A new biomass plant under construction in Georgia highlights the challenging economics of the technology, even in a state so rich in forestry waste it exports it to other countries.
The 50-MW Albany Green plant — the largest renewable energy project in the state so far — is a unique collaboration among Georgia Power, private companies (including Procter & Gamble) and a nearby Marine base. While the cost for biomass generated electricity is too high to compete with wind and solar, the project also produces steam for industrial use, which improves its economics.
Because Albany Green is situated in the midst of rich timber tracts, biomass harvesting will be restricted to a 100-mile radius, and will include forestry residues locally sourced that would otherwise have been left to decay, burn or dispose of in a landfill. This includes trees not suitable for saw or pulp mills, discarded tree tops, limbs or branches, sawdust, mill waste, demolition debris and the seasonally available shells of pecans and peanuts.
“This plant represents years of planning and deadline extensions in an effort to utilize pine trees and forest debris in generating electricity,” explains Tim Echols, vice-chair of the Georgia Public Service Commission. “It was no easy thing to bring about this biomass power plant.”
Other pending biomass projects may have even more trouble securing financing. Echols notes that Georgia Power’s 2016 Integrated Resource Plan does not include a carve-out for biomass. “Instead, biomass will compete head to head with imported wind from Oklahoma and utility-scale solar, which is obviously bad news for biomass.”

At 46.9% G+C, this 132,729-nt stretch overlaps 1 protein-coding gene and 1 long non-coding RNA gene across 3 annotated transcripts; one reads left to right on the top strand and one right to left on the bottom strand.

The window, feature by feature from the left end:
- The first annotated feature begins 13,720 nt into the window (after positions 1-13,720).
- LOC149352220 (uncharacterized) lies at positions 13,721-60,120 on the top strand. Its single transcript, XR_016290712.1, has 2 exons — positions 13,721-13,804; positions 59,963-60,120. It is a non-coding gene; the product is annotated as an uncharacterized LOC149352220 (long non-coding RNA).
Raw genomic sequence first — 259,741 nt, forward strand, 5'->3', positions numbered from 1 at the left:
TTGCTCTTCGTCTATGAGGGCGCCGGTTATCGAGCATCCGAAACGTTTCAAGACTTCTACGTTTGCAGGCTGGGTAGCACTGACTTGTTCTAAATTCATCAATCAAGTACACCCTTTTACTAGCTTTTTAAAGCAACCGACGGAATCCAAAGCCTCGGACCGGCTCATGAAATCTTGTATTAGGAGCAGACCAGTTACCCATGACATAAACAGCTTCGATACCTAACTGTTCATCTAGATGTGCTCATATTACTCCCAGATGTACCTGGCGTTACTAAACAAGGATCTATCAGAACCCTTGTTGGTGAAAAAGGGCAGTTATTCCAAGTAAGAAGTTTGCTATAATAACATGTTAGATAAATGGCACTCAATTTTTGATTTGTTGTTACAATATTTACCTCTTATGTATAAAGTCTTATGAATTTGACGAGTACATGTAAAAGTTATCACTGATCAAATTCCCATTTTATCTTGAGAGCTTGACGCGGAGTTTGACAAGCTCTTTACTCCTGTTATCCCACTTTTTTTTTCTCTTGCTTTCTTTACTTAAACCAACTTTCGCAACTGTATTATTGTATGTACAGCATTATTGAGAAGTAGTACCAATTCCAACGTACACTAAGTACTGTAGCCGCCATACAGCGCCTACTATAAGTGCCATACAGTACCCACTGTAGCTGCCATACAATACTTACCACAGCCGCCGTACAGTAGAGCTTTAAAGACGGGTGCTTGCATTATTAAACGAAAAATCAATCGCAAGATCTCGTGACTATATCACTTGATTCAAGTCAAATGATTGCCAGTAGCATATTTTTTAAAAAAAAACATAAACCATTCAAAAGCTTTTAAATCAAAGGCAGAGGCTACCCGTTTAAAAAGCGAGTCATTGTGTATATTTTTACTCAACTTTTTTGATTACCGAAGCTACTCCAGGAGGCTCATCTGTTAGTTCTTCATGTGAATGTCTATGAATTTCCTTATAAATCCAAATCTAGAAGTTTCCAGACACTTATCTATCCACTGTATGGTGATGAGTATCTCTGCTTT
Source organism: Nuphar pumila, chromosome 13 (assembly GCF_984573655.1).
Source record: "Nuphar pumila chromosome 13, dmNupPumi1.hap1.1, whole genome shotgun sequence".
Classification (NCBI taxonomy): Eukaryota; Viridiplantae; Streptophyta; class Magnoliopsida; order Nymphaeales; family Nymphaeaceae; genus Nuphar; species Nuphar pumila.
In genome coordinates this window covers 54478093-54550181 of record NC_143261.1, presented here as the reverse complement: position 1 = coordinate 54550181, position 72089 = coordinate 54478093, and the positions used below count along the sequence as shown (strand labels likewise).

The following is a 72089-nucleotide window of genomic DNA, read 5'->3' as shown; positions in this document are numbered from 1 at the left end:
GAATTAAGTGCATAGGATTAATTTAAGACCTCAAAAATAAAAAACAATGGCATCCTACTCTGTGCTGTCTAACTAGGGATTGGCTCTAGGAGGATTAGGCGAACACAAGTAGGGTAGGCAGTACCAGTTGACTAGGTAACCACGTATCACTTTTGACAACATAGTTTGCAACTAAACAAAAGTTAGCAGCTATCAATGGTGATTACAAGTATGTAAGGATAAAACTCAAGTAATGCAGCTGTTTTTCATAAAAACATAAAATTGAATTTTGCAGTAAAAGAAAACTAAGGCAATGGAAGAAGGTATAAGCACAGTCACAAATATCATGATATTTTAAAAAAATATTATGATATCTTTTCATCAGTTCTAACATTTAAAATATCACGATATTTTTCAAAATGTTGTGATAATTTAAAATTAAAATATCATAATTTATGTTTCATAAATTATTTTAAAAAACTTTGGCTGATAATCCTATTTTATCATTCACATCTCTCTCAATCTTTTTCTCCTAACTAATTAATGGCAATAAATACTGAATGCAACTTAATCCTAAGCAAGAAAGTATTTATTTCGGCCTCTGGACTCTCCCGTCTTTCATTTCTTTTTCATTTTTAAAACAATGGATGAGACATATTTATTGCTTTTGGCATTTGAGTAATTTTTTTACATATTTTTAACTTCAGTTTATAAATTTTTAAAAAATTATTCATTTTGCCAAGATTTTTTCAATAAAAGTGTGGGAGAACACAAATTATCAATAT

Two thirds of Georgia is forested—25 million acres—and the state is ranked first in the nation for commercial timberland. More than a dozen plants in the state export wood pellets to supply renewable fuel to power plants in Europe — where electricity prices are high and the fuel is classified as “carbon neutral” by the European Union (even though many scientists reject biomass as a climate solution).
As with other biomass operations, Georgia biomass plants transform wood products into pellets that offset or replace coal and oil in a power plant. The source material is renewable, but whether it is carbon neutral has been hotly debated. In the case of Albany Green, the sources are predominantly forest residues (logging residues and residues from sustainable forest management) as well as sawmill residues and urban wood residues that would have otherwise been landfilled.
Mary Booth, director of the Partnership for Policy Integrity, is a skeptic. “This plant has a 1,037 million BTU boiler that is capable of burning 100-110 tons of wood an hour,” she explains. She believes much of that wood will be harvested when green, and “a boiler that size burning green wood chips can end up being as dirty as coal.”
Green wood is about half water by weight, so more of it has to be burned to generate the same amount of power as coal. Says Booth: “Fuel efficiency takes a hit—it can be as low as 24 percent, whereas traditional coal plants are 33 percent, and new coal plants are much higher. More carbon dioxide can come out of the stack per megawatt hour than coal. That’s not acceptable.”
Yet for Georgia, biomass is a lucrative industry—at least for exports. Georgia’s residues from timber harvesting (tops and branches) exceed five million dry tons annually, according to a 2008 report by the Georgia Forestry Commission. Georgia Biomass in Waycross is the world’s largest biomass pellet facility, and exports 750,000 tons of processed wood pellets a year. The Port of Brunswick has expanded in order to ship a million tons of pellets a year. But biomass generation for in-state use is an upward battle, largely because of the availability of cheaper locally available power from gas and solar.
The 2007 capacity price for biomass—$0.13/kW—was held over by the PSC to encourage biomass-based energy, says Echols.